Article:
Ariz. job­less rate down, na­tional rate up

Bars, restau­rants in state as­sist with em­ploy­ment num­bers


PHOENIX — Want to know what’s pro­pel­ling Ari­zona em­ploy­ment?

Old peo­ple. And folks who like to eat out.

New fig­ures Thurs­day show the state’s sea­son­ally ad­justed job­less rate for Au­gust ticked down a tenth of a point to 5.0 per­cent. It has hov­ered in that area there for about a year.

Mean­while the na­tional un­em­ploy­ment rate went up the same amount, to 4.4 per­cent.

The strong­est gains in the state came among bars and restau­rants which has added 13,500 work­ers in the past year. That’s a 6.2 per­cent gain, com­pared to a rel­a­tively ane­mic 1.4 per­cent year-over-year in­crease in over­all pri­vate sec­tor em­ploy­ment.

Health care came in a dis­tant sec­ond with a 3.4 per­cent in­crease in over­all em­ploy­ment in the past 12 months. But Doug Walls, re­search ad­min­is­tra­tor for the state Of­fice of Eco­nomic Op­por­tu­nity pointed out that Ari­zona con­tin­ues to do far bet­ter than the rest of the na­tion, with just a 1.2 per­cent em­ploy­ment gain in health care over the same pe­riod.

And he said the longer-term prog­no­sis is promis­ing.

What’s driv­ing that, he said, are de­mo­graph­ics.

In 2015 15.6 per­cent of Ari­zona res­i­dents were 65 or older. He fig­ures that will reach 19.8 per­cent by 2027.

Con­versely, the per­cent­age of Ari­zo­nans younger than 18 will slide from 24.4 per­cent to 22.2 per­cent over the same pe­riod, with a sim­i­lar de­cline among those in be­tween.

What makes that im­por­tant, Walls said, is that old peo­ple spend more on health care. A lot more.

The most re­cent fig­ures show that Medi­care spend­ing by Ari­zo­nans on a per capita ba­sis — in­clud­ing everyone in the state -- is $10,096 a year. By con­trast, the same fig­ure for pri­vate in­sur­ance, the kind of cov­er­age for most peo­ple younger than 65, is just $4,035.

All that spend­ing sup­ports more than 307,000 jobs in health care in Ari­zona, mean­ing one out of ev­ery seven peo­ple work­ing in the pri­vate sec­tor.

“So as we see the pop­u­la­tion age and that share of the in­di­vid­u­als 65 and older in­creas­ing, the de­mand for health ser­vices and med­i­cal ser­vices should also in­crease,’’ Walls said.

By con­trast, the state’s re­tail sec­tor con­tin­ues to lose ground, shed­ding an­other 500 jobs in Au­gust and bring­ing the year-overyear drop to 900. Walls said this, too, re­flects a shift, though not in de­mo­graph­ics.

“The re­tail in­dus­try tends to be shift­ing as more and more con­sumers are look­ing for ecom­merce re­sources to meet the needs of their con­sump­tion,’’ he said.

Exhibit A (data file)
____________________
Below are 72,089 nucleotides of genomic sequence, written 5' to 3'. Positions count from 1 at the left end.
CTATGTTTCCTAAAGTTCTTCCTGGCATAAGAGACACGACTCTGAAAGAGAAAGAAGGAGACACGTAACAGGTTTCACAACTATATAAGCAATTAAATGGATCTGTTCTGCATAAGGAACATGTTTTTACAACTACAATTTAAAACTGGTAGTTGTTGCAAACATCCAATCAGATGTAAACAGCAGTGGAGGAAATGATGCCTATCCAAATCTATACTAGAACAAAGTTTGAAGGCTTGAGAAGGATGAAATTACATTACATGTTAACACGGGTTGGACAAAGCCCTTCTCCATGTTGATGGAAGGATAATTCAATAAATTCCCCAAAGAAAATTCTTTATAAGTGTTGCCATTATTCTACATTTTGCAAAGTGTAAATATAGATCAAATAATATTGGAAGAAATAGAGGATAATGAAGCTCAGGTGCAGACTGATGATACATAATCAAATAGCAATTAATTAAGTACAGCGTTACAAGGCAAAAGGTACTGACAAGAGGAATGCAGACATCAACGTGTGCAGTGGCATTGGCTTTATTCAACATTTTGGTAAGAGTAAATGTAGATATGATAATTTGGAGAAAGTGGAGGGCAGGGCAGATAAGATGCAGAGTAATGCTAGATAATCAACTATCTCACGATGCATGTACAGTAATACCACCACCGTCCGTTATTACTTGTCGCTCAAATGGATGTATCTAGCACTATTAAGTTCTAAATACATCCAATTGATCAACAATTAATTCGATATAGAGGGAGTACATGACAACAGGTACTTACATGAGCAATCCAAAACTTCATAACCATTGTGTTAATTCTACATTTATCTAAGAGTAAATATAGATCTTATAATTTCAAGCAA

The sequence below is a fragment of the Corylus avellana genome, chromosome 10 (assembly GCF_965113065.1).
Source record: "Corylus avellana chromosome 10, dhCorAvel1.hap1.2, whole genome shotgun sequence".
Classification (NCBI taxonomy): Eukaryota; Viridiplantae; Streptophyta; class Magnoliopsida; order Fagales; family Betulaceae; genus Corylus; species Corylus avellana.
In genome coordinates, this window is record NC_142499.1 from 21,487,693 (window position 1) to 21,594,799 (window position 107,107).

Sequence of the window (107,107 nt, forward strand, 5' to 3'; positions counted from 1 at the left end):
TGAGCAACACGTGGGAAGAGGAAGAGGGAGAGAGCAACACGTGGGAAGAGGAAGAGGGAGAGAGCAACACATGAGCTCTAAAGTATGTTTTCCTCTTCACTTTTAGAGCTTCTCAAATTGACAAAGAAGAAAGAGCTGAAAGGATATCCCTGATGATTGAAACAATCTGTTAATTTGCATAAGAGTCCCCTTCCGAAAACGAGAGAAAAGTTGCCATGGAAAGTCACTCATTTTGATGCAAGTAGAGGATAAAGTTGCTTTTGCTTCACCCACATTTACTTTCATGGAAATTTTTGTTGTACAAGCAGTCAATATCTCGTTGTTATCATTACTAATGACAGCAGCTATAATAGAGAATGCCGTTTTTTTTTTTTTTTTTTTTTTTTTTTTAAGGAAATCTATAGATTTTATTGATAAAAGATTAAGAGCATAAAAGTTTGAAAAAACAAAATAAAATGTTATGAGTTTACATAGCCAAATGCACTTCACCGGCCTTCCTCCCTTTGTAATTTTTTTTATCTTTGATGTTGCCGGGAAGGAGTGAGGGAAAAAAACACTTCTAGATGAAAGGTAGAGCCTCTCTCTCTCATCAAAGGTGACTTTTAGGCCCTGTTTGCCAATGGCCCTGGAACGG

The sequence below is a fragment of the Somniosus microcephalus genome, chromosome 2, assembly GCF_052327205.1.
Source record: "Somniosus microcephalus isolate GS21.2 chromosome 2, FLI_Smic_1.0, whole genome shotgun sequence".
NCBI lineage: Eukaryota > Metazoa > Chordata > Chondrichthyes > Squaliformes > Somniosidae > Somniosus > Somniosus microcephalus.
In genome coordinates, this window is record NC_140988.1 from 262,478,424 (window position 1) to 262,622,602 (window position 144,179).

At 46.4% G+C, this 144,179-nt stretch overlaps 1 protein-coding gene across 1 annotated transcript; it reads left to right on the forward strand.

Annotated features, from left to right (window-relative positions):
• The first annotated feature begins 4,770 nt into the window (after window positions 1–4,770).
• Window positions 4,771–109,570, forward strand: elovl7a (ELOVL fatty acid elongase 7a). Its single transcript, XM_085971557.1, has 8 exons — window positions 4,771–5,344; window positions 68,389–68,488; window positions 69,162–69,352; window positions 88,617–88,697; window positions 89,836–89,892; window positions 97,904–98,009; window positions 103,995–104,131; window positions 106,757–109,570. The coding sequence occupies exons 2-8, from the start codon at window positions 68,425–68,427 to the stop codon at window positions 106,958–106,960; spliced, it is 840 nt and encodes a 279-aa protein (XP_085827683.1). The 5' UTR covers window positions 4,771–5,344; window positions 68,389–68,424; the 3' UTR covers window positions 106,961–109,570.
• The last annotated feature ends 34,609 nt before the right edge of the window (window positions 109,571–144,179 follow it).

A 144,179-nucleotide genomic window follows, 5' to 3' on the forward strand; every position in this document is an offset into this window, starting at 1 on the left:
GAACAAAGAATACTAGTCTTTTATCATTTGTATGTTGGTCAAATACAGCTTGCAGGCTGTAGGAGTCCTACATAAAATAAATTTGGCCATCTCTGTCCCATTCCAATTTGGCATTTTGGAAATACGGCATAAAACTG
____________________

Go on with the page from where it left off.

This isn’t just an Ari­zona phe-

nomenon. Walls said on­line com­merce na­tion­ally was just 3.5 per­cent of to­tal sales na­tion­ally in 2008; by this year it rose to 9 per­cent.

Else­where in the econ­omy, man­u­fac­tur­ing posted a 2.8 per­cent in­crease in over­all em­ploy­ment in the past year de­spite a con­tin­ued de­cline among com­pa­nies man­u­fac­tur­ing com­put­ers, chips and other elec­tronic parts. There are now 1,700 fewer peo­ple work­ing at those firms than a year ago, a 5.5 per­cent drop.

Con­struc­tion jobs are up slightly, by 1,000, but still 57 per­cent less than when em­ploy­ment hit its peak just be­fore the burst of the real es­tate bub­ble and the re­ces­sion.

Yuma County’s typ­i­cally atypical un­em­ploy­ment rate stayed level in Au­gust at 23.9 per­cent, a tenth of a point higher than the rate ini­tially re­ported for July, and a tenth of a point lower than the re­vised one re­leased Thurs­day, 24 per­cent.

The sep­a­rate non­farm pay­roll re­port found em­ploy­ers added 800 jobs in the county for Au­gust, for a to­tal that’s 1.5 per­cent higher than last month, with gov­ern­ment the only sec­tor re­port­ing a net in­crease.

Pa­trick Goetz, busi­ness ser­vices of­fi­cer for Yuma County’s Ari­zona@Work of­fices, said they saw 224 job post­ings in Au­gust, a jump of 78 over last month. He said a lot of the in­crease Trax In­ter­na­tional, a de­fense con­trac­tor which pro­vides var­i­ous tech­ni­cal sup­port ser­vices at Yuma Proving Ground.

He said Trax is look­ing to hire 130 peo­ple, and has a hir­ing event sched­uled for 9 a.m. to 6 p.m Sept. 29 at SpringHill Suites, 1825 E. 18th St., Yuma.

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